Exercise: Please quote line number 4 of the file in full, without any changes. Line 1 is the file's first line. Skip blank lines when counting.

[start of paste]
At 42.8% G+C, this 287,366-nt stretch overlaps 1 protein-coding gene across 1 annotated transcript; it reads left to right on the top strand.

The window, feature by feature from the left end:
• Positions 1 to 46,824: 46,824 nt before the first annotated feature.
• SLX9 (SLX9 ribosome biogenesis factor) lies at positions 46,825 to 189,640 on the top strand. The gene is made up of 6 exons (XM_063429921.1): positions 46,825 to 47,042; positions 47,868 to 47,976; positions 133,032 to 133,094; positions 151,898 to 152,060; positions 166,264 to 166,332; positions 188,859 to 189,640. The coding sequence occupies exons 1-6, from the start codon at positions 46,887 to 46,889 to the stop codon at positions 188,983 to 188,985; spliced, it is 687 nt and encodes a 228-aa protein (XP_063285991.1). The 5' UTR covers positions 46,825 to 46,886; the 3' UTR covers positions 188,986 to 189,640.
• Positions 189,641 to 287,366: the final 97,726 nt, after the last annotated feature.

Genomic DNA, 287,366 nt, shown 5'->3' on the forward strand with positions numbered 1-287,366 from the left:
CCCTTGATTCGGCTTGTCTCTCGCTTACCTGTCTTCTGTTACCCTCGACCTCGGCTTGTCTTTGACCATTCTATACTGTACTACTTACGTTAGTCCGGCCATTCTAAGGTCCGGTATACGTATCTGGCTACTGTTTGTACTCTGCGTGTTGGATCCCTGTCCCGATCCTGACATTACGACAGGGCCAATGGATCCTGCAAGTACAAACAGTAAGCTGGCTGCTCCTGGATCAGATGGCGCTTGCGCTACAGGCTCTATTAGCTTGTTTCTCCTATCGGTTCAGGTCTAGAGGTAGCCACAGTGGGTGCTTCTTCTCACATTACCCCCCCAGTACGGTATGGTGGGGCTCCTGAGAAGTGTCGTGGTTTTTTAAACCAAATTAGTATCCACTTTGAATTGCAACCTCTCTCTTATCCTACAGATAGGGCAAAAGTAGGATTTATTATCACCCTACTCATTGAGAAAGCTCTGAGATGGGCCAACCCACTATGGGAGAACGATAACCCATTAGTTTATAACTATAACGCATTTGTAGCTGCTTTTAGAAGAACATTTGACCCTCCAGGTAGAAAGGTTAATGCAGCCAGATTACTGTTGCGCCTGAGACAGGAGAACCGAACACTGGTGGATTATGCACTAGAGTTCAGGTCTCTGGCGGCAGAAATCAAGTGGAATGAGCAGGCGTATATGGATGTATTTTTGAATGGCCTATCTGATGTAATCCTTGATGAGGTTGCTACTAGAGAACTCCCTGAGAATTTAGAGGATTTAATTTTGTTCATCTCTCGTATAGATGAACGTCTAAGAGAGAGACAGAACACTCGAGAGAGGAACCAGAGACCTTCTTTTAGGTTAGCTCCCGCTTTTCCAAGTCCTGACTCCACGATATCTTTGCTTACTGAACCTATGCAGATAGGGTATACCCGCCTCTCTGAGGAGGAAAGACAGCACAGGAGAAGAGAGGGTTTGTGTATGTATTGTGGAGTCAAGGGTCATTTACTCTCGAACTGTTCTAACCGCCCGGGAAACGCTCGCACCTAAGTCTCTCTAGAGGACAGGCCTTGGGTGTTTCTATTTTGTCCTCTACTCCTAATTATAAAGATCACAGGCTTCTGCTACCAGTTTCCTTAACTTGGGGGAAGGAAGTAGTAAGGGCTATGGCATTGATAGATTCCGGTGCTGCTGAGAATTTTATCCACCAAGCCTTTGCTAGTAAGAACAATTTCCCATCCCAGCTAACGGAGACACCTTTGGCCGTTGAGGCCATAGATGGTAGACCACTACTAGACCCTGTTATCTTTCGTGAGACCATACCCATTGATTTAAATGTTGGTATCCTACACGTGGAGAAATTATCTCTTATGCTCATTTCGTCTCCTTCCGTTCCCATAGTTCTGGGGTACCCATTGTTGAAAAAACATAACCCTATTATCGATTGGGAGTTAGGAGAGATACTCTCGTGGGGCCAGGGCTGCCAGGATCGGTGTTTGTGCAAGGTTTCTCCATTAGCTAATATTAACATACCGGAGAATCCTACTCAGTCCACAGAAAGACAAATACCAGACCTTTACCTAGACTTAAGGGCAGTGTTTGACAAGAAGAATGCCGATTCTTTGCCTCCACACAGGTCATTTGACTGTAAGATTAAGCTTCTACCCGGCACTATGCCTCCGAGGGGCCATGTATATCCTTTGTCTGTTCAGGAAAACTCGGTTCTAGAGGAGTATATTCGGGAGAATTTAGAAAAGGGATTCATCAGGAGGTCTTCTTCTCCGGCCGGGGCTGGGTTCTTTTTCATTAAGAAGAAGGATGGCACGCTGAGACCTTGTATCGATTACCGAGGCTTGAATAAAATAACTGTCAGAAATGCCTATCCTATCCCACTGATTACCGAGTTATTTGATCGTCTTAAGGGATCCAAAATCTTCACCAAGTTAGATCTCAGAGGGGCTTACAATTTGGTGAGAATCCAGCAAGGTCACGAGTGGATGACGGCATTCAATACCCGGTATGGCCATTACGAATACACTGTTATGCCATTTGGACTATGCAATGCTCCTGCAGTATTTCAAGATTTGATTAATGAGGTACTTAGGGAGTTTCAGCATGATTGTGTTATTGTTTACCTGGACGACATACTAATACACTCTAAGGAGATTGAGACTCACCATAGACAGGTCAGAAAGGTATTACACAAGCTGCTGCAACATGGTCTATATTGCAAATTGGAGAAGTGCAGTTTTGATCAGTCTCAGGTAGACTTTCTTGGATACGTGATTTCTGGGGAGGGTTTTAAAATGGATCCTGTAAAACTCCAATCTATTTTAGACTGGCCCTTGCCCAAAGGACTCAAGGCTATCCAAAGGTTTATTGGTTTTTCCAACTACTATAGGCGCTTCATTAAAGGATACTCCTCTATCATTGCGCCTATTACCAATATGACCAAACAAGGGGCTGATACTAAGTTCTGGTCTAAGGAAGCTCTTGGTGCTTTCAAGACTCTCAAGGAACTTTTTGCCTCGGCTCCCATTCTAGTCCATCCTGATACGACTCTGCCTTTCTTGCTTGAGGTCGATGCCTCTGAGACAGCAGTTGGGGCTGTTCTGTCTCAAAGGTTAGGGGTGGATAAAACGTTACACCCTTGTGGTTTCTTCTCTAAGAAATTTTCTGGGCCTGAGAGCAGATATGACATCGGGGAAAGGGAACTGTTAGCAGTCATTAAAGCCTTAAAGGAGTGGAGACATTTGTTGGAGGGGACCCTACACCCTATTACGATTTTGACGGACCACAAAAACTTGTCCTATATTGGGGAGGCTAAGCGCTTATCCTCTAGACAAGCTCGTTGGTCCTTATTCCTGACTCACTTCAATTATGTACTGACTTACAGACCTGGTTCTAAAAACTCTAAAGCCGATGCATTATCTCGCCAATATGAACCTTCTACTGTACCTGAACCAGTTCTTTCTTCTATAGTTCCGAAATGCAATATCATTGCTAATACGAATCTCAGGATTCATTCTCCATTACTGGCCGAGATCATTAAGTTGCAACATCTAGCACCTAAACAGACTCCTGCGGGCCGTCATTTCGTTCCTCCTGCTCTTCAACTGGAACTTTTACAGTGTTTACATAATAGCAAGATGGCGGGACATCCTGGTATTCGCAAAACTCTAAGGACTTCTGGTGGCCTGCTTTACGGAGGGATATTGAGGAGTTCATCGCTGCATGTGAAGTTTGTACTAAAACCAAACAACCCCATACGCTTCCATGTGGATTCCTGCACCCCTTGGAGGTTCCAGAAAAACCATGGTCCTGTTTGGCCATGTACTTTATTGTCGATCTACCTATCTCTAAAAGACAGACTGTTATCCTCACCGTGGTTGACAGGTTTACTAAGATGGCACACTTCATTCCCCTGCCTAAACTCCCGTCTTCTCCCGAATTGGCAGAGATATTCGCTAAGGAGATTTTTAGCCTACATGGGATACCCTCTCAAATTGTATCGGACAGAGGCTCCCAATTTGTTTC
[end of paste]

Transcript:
• SLX9 (SLX9 ribosome biogenesis factor) lies at positions 46,825 to 189,640 on the top strand. The gene is made up of 6 exons (XM_063429921.1): positions 46,825 to 47,042; positions 47,868 to 47,976; positions 133,032 to 133,094; positions 151,898 to 152,060; positions 166,264 to 166,332; positions 188,859 to 189,640. The coding sequence occupies exons 1-6, from the start codon at positions 46,887 to 46,889 to the stop codon at positions 188,983 to 188,985; spliced, it is 687 nt and encodes a 228-aa protein (XP_063285991.1). The 5' UTR covers positions 46,825 to 46,886; the 3' UTR covers positions 188,986 to 189,640.